If we rely (exclusively) on our own wisdom and understanding in times of crisis or difficult decision-making, we may easily misread the situation or jump to the wrong conclusions. The biblical path of discernment, in contrast, leans heavily on God as leader and guide. First, we are told to “acknowledge” the Lord God in all our ways—that is, we have to slow down, humble ourselves, and surrender our will to God’s. Then, we must “trust in the Lord with all our hearts,” meaning, we must rely on the Holy Spirit to lead and guide as we proceed with gathering information and weighing our options. Clearly, this kind of trust is not passive. It’s involves actively reaching out to God for wisdom to see things clearly and to better perceive what cannot be seen with our eyes or minds alone. It is only through this kind of God-centered discernment process that we can hope to make the best decisions. James talks about the process this way:

If any of you is lacking in wisdom, ask God, who gives to all generously and ungrudgingly, and it will be given you.

But ask in faith, never doubting, for the one who doubts is like a wave of the sea, driven and tossed by the wind.

James 1:5-6 NRSV

It’s not our circumstances that make us unstable, it’s our lack of faith. In times of crisis, Spirit-led decision-makers do not abandon reliance on God, who is often more silent than they might like. Rather, they both take responsibility to assess the situation, seek help in discerning the best course of action, and then make thoughtful (not impulsive) decisions when they need to and simultaneously trust that God is very much present and active to lead and guide them, often behind the scenes, so-to-speak.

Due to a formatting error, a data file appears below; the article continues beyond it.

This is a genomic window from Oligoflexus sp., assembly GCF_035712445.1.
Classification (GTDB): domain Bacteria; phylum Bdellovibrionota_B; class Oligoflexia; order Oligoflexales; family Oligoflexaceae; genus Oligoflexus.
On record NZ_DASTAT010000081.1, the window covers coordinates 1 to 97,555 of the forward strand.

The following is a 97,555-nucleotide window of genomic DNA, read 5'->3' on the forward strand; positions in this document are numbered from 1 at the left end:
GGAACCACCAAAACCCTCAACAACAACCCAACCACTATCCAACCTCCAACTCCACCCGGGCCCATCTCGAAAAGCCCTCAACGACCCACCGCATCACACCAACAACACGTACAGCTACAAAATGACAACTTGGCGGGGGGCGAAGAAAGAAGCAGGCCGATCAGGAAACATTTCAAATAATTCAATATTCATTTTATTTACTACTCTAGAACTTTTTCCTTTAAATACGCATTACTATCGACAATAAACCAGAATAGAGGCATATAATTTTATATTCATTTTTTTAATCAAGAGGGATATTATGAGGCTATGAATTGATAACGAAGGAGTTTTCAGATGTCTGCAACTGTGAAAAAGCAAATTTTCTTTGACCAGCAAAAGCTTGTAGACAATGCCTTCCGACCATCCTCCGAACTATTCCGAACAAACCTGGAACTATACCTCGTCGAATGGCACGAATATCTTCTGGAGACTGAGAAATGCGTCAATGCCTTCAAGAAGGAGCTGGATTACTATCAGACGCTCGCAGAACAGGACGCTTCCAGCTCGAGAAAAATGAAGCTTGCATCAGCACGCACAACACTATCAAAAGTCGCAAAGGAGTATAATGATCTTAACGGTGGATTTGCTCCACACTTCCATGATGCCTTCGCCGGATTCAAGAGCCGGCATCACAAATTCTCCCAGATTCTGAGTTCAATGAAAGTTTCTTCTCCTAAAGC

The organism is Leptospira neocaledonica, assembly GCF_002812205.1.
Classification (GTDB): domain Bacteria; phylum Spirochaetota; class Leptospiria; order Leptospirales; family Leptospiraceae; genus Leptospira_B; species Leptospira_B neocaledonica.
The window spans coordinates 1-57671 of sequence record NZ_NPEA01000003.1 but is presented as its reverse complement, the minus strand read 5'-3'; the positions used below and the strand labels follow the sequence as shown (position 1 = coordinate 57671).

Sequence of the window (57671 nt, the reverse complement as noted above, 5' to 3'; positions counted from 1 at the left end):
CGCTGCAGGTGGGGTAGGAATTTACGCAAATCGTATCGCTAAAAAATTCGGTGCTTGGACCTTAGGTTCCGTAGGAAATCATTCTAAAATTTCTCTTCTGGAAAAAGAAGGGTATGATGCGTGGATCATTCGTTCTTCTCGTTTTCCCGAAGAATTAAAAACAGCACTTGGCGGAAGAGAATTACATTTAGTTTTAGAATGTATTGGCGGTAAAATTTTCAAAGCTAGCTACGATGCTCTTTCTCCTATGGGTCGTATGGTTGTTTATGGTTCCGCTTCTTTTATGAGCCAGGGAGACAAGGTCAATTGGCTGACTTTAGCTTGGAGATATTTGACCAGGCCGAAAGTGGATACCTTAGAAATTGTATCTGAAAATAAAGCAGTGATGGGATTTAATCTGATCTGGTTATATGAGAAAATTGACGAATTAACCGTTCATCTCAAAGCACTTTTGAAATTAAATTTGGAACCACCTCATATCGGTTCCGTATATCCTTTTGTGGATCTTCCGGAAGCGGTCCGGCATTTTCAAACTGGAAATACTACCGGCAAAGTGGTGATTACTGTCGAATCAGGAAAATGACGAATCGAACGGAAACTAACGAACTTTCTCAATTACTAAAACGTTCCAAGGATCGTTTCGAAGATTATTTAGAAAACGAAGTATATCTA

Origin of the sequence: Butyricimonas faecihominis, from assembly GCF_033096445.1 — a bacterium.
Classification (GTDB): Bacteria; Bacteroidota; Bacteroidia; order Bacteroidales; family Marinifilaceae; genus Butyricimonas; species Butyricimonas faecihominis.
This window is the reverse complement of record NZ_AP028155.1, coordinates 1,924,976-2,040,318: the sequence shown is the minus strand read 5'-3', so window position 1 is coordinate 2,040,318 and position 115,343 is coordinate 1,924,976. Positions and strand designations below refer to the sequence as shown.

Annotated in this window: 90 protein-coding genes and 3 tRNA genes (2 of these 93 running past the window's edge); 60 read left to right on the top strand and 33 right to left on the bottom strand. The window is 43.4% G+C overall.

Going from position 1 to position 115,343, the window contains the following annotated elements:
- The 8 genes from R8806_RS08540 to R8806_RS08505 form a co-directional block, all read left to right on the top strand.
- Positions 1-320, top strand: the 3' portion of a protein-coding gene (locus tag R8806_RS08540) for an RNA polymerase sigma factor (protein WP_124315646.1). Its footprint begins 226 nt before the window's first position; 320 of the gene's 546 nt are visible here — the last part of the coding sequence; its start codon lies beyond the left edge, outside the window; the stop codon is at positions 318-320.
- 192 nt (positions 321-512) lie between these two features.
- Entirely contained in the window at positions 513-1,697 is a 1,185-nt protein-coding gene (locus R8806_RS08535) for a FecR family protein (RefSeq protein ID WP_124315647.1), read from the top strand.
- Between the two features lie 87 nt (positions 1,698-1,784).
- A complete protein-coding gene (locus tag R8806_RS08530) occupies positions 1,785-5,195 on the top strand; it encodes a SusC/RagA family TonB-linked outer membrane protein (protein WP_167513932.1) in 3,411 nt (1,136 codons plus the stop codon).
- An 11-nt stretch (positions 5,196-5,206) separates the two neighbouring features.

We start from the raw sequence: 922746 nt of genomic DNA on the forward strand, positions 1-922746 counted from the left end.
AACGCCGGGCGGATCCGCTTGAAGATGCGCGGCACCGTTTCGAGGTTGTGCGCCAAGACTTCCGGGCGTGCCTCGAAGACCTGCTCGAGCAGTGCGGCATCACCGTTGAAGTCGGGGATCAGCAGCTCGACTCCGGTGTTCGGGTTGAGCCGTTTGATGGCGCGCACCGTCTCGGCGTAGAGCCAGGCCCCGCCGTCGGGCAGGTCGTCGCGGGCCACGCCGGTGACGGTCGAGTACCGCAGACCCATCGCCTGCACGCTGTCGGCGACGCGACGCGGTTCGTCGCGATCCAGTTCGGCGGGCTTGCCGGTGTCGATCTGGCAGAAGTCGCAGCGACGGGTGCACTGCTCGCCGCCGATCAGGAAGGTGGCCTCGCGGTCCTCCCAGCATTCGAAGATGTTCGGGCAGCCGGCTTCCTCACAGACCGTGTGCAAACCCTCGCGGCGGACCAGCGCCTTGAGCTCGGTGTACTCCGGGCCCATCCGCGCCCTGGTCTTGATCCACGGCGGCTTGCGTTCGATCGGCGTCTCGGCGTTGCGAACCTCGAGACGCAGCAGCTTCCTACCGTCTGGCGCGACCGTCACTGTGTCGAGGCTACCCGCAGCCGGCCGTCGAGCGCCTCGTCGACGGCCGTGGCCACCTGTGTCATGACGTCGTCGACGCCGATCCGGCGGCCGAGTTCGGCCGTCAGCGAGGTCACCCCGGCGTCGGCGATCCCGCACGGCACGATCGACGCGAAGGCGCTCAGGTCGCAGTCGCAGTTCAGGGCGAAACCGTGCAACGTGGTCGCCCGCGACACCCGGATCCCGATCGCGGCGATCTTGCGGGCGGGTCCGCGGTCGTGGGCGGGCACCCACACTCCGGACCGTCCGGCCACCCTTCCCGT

This both-and approach requires creating enough space to quiet ourselves and take time to listen for the Spirit’s voice through Scripture and prayer. We will reach out to reliable spiritual guides, pastors, mentors, co-workers, and friends for input. We will not try to push our way forward, regardless of warning signs. Neither will we run away out of fear, unless we must protect ourselves from imminent danger. We also will not get stuck, frozen, unwilling to think things through and make a rational decision in a timely manner. We will fix our eyes on Jesus, considering his example of faith and sacrificial service in setting our priorities. We will trust God with our whole heart, and then take action when as the way forward becomes clearer.

A Spirit-Led Leadership workshop was held for 56 pastors in Mandalay (March 10-13, 2020). Tim is dressed in traditional Burmese garb, appropriate for teachers and leaders in the culture.

My experience

March in Myanmar reassured me again that God does indeed lead and guide amid upsetting and confusing circumstances. I had to stay fully engaged in the decision-making process, and I had to manage my fight-flight-freeze types of impulses so that they didn’t take over. Yet, the more I kept putting the workshops and decisions into God’s hands, and the more I was willing to listen for the quiet voice of the Spirit and listen to the voices of others around me, the more I was able to hear what I needed to hear and to see what I needed to see. Over time, answers emerged.